Periodically remove caked-on oil, grease, and crop residue from large farm equipment using a pressure washer.
Remove crop residue wrapped around bearings, belts and other moving parts from large farm equipment before continuing to use it.
When refueling vehicles and large equipment, always shut off the engine and let the equipment cool before you refuel.
Keep a 10-pound ABC dry chemical fire extinguisher in the cab of any large farm equipment.
Keep the operator platform and steps on any large farm equipment stable and free of debris or slippery material.
Ladder falls represent nearly 3 percent of all workplace fatalities in some years, according to the Bureau of Labor Statistics.
Train all employees and enforce proper ladder use and give people time to set up and use ladders properly.
When walking on a slippery surface, take short steps or shuffle if necessary and focus on balance.
Minimize distractions or carrying material on slippery surfaces if possible.
If you rent a crane with an operator, did you know that there is a premium charge for general liability, even if the company provides a certificate of insurance? The premium charge is calculated based on wages and can be up to one-third of the total amount paid.
Did you know that Hastings Mutual customers that use leasing/staffing firms are still responsible for their payroll exposure for purposes of a premium audit? The general liability certificate of insurance from the leasing/staffing firm covers activities as a staffing firm, not the many types of labor performed by workers sent to a workplace.
A premium audit reviews payrolls after a policy term expires or after the policy is cancelled. This determines the final Workers’ Compensation premium.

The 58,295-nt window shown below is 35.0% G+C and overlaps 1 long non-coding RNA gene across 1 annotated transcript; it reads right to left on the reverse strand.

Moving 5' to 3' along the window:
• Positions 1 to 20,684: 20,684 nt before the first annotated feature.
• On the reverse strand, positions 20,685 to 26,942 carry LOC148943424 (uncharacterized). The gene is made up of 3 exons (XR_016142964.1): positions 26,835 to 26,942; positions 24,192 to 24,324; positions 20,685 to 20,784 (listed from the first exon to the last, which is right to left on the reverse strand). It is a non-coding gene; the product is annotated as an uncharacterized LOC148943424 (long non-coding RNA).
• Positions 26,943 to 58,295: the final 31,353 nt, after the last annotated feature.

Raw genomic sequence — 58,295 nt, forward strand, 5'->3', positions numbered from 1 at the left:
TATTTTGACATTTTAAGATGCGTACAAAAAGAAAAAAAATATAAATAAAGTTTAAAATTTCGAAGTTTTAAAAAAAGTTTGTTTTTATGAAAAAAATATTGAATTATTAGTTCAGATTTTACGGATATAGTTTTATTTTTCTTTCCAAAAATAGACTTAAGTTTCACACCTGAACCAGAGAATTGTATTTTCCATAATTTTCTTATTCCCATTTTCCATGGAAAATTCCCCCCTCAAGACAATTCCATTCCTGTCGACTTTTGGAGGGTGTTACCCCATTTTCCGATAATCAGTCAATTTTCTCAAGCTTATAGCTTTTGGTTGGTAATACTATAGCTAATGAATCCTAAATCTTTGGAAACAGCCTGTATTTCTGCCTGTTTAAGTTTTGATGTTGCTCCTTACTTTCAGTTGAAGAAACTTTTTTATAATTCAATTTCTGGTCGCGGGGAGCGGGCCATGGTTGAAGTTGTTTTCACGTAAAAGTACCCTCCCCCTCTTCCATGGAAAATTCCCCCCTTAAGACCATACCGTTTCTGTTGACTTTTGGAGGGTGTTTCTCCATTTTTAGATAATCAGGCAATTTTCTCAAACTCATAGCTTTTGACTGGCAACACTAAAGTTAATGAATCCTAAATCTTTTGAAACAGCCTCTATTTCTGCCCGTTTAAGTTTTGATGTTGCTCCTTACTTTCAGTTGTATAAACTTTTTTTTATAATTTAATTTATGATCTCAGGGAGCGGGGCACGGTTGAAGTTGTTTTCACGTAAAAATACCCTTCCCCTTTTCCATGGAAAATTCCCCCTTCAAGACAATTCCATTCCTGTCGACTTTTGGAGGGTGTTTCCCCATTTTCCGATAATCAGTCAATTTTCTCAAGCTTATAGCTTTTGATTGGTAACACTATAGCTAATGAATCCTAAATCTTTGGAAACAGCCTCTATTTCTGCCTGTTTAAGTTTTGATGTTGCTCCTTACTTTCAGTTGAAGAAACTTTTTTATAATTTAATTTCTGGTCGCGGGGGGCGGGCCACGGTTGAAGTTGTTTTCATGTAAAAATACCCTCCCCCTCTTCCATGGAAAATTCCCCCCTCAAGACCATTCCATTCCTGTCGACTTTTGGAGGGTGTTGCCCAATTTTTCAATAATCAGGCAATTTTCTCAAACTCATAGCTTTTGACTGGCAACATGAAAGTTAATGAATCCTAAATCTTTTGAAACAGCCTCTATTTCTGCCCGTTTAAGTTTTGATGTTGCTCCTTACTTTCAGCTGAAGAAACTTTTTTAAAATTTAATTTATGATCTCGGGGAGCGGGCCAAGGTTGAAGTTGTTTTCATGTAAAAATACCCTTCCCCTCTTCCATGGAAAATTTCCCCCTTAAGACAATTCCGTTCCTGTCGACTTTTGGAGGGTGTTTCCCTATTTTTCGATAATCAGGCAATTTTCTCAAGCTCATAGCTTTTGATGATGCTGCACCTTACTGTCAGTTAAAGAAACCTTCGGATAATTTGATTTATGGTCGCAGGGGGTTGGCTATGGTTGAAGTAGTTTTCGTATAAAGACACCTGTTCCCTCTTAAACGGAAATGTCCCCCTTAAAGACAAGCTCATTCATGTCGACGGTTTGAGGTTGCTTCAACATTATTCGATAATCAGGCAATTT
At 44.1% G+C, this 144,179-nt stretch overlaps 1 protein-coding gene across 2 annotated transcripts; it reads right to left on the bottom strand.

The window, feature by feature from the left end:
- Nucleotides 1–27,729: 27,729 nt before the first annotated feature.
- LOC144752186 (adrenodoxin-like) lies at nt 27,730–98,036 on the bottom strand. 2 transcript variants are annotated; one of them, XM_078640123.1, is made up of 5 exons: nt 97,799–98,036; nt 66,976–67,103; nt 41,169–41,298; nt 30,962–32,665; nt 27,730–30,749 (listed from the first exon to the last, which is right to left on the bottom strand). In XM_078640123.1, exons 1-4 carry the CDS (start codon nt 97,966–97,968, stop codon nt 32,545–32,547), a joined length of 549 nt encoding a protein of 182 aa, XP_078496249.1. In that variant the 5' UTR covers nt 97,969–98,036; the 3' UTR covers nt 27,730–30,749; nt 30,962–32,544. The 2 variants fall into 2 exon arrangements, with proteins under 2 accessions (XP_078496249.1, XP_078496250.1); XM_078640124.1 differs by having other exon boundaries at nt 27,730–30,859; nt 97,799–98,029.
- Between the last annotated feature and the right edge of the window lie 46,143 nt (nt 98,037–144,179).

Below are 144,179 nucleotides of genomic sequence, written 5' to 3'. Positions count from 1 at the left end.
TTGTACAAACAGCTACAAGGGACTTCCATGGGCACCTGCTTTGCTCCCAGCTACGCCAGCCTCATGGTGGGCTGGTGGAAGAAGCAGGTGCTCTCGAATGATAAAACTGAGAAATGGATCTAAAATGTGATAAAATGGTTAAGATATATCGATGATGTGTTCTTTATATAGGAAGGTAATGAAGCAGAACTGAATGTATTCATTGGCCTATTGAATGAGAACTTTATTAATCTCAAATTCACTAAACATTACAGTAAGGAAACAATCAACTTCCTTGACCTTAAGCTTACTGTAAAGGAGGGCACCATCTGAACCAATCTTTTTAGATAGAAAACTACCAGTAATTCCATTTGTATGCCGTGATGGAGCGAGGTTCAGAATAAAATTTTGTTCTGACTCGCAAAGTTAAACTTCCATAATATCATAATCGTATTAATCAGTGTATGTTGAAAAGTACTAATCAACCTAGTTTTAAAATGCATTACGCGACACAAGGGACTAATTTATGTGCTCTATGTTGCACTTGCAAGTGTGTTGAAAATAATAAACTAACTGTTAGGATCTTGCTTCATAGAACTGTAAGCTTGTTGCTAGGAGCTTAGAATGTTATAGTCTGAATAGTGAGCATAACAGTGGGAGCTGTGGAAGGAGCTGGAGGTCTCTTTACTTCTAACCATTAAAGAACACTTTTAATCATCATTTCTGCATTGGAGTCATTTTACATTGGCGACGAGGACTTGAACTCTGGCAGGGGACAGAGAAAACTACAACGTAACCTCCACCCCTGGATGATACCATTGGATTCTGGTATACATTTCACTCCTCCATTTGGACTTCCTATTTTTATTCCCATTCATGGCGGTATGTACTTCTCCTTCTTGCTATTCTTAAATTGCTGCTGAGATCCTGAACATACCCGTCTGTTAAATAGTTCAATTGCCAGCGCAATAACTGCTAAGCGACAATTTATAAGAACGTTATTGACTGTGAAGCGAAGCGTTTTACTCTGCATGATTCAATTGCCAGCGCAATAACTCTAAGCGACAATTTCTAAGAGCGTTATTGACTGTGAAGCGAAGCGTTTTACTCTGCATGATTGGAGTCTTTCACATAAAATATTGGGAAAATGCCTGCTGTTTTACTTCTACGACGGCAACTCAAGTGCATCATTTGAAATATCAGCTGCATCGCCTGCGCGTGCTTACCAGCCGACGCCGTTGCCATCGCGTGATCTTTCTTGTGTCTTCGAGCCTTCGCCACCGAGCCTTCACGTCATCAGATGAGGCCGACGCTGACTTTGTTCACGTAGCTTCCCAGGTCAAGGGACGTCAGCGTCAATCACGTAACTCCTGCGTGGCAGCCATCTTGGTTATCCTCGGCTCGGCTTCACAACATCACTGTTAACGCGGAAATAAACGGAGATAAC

Final Workers’ Compensation premiums are adjusted following a premium audit and can result in a premium refund or an additional charge.
Premium audits can benefit employers by verifying proper business classifications.
Even if a premium audit results in an additional charge, an accurate audit benefits the business by helping to accurately plan for future business expenses.
A typical premium audit takes less than 2 hours and requires little from the business, especially if the account is prepared for the audit.
Preparing and having the information available will reduce premium audit time and help with accuracy.
Before a premium audit, policyholders will receive a packet of information used to complete the audit.
General information needed for a premium audit includes a description of operations, officer and employee names, titles, job duties, and employee counts by location.
Payroll information needed for a premium audit includes gross pay, bonuses, pretax information, vacation pay, and sick pay.